Furthermore, in the smoke, horror and confusion, work groups became divided and mixed. Foremen had no opportunity to count noses. Shift Boss Roy Stockton said that in the wild scramble to get out of the canyon, "all of the gangs got mixed up and you couldn't tell what men got in or got out."
Adding to the confusion, not all of the workers had the inclination or energy to attend the mass roll call held Wednesday morning at 8 a.m. at the golf clubhouse. And it's possible that some of them simply didn't hear about it.
Finally, 347 workers were serving their last day of work in Griffith Park on Oct. 3. It is possible that some of these workers--many of whom were transient--had simply left town.
Three weeks after the fire, the Grand Jury was still trying to find out if all the men working in the park on Oct. 3 were accounted for. More than a month after the fire, the District Attorney's Office set the official death toll at 29--27 dead at the scene and two dead in hospitals afterward.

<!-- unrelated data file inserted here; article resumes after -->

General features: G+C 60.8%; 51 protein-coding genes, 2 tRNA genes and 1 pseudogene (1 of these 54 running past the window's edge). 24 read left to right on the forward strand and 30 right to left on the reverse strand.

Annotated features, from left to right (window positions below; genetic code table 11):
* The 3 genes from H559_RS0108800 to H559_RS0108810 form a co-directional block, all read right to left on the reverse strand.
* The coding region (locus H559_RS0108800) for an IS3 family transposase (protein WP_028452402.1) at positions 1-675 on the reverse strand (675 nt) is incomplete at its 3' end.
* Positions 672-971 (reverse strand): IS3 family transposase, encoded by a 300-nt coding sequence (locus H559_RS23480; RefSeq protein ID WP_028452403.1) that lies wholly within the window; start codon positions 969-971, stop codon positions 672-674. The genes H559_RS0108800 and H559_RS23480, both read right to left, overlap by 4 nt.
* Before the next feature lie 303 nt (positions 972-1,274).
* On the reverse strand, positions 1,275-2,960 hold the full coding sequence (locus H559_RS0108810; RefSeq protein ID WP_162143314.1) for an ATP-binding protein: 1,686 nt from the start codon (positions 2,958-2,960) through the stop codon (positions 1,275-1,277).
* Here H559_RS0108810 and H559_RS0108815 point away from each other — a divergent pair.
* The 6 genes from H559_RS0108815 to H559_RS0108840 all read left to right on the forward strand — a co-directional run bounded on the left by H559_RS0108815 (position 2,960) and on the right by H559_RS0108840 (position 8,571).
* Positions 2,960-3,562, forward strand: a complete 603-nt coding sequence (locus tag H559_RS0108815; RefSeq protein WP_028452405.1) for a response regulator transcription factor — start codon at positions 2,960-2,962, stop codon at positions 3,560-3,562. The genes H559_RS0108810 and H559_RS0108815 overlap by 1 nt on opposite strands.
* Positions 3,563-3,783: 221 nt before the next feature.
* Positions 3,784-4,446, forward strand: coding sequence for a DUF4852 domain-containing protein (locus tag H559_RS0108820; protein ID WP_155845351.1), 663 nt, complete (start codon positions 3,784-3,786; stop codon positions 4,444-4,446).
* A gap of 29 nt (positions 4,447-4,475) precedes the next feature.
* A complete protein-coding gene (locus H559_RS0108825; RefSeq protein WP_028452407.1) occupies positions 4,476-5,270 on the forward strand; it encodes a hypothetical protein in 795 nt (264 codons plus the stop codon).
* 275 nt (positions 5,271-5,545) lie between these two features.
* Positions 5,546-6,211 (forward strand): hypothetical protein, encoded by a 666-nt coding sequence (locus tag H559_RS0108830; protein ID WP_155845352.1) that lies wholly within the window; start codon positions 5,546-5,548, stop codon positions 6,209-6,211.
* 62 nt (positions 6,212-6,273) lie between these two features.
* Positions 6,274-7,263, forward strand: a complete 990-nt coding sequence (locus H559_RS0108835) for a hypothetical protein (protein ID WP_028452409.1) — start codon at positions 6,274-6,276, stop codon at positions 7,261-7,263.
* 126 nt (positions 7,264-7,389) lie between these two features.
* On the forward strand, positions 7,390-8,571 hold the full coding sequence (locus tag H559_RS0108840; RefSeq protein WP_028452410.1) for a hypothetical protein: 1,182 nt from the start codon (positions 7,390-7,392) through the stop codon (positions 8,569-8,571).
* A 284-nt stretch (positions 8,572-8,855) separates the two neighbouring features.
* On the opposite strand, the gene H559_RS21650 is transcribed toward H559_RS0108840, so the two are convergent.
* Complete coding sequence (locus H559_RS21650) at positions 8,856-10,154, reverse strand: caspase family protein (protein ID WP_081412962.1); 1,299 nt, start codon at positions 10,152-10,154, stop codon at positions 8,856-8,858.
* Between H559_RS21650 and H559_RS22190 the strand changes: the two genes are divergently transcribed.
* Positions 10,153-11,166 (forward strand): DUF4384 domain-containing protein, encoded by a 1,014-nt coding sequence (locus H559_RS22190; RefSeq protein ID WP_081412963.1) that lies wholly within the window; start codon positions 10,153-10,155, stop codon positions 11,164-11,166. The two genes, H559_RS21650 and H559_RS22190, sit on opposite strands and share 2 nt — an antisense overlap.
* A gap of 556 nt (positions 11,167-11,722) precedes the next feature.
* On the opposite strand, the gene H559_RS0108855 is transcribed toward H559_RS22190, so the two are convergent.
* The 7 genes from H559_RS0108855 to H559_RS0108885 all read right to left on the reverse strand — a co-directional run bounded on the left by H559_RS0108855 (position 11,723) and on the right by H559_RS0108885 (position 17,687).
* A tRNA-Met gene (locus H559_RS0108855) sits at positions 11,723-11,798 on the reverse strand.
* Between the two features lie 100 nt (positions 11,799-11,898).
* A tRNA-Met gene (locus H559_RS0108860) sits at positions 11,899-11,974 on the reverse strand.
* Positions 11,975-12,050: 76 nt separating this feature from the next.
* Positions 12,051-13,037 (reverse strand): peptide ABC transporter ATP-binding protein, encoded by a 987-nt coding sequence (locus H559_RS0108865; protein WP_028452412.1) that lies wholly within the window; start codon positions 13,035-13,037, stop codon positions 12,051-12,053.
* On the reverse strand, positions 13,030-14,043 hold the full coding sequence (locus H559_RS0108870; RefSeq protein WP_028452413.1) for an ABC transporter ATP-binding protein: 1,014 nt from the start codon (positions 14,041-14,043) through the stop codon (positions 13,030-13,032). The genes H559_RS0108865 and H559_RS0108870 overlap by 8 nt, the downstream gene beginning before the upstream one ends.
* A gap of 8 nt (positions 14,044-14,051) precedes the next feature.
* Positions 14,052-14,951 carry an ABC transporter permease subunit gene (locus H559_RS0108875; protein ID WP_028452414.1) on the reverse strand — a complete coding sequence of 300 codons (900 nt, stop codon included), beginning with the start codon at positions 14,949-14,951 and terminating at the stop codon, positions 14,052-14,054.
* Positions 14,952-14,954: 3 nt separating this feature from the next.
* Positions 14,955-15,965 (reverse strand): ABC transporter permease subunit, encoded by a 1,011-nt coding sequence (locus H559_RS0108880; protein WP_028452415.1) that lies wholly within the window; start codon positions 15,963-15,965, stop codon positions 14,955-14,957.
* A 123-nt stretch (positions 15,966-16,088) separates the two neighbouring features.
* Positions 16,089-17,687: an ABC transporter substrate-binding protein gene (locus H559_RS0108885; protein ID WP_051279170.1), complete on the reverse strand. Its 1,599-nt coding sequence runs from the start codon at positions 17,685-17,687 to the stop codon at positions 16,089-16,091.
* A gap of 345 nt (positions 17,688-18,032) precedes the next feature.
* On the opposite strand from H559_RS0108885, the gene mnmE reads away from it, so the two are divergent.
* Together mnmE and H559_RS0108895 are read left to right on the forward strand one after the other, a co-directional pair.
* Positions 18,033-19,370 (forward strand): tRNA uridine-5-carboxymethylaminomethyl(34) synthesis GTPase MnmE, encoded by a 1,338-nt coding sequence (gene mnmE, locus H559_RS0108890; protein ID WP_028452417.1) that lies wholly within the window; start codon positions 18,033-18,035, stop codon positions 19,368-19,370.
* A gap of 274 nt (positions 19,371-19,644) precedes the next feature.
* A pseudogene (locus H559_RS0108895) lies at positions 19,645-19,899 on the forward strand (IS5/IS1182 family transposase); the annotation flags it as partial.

A group of the fire victims' dependents told the County Board of Supervisors that the actual death toll was 52, not 29. The International Labor Defense League, described by the Coroner's Inquest and local newspapers as a communist organization, claimed a death toll of 58. William H. Schraeder, chairman of the organization's investigating committee, accused the District Attorney's Office, the Coroner's Office and sheriff's deputies of burying many of the casualties in the park soon after the fire. Schraeder, who made the accusation before the Coroner's Inquest panel, was unable to provide evidence to back up his charges.
But all could agree on one point. It was the deadliest fire in the city's history. It still is today.
Writer's note: This article, one of an occasional series, is part of the Griffith Park History Project, an attempt to chronicle the park's long and remarkable life.
What memories do you have of Griffith Park? Suggestions? Questions? Criticisms?
Please call me at Glendale College 240-1000, Ext. 5352 (I have voice mail, so you can leave a message at any time.)
Write to me, Mike Eberts, Griffith Park History Project, Glendale Community College, 1500 N. Verdugo Road, Glendale, CA 91208.
E-mail me at MEberts@glendale.cc.ca.us